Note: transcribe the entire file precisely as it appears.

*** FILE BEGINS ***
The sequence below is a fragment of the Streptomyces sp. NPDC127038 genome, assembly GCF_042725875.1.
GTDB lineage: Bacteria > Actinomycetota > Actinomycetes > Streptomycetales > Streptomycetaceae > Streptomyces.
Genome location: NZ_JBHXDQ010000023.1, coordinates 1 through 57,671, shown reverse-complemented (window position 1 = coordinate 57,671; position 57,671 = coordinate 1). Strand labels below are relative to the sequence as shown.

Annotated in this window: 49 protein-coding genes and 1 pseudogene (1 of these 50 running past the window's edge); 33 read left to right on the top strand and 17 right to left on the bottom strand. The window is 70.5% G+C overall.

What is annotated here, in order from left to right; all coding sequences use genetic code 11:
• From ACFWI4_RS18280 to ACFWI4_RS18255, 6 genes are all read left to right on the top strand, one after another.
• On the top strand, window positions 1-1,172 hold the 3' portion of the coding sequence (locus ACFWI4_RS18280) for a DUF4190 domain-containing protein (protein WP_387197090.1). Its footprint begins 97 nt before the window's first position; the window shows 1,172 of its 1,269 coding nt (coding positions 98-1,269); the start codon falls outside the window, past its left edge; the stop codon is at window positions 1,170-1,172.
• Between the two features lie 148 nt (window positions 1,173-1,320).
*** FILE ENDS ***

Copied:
The sequence below is a fragment of the Streptomyces sp. NPDC127038 genome, assembly GCF_042725875.1.
GTDB lineage: Bacteria > Actinomycetota > Actinomycetes > Streptomycetales > Streptomycetaceae > Streptomyces.
Genome location: NZ_JBHXDQ010000023.1, coordinates 1 through 57,671, shown reverse-complemented (window position 1 = coordinate 57,671; position 57,671 = coordinate 1). Strand labels below are relative to the sequence as shown.

Annotated in this window: 49 protein-coding genes and 1 pseudogene (1 of these 50 running past the window's edge); 33 read left to right on the top strand and 17 right to left on the bottom strand. The window is 70.5% G+C overall.

What is annotated here, in order from left to right; all coding sequences use genetic code 11:
• From ACFWI4_RS18280 to ACFWI4_RS18255, 6 genes are all read left to right on the top strand, one after another.
• On the top strand, window positions 1-1,172 hold the 3' portion of the coding sequence (locus ACFWI4_RS18280) for a DUF4190 domain-containing protein (protein WP_387197090.1). Its footprint begins 97 nt before the window's first position; the window shows 1,172 of its 1,269 coding nt (coding positions 98-1,269); the start codon falls outside the window, past its left edge; the stop codon is at window positions 1,170-1,172.
• Between the two features lie 148 nt (window positions 1,173-1,320).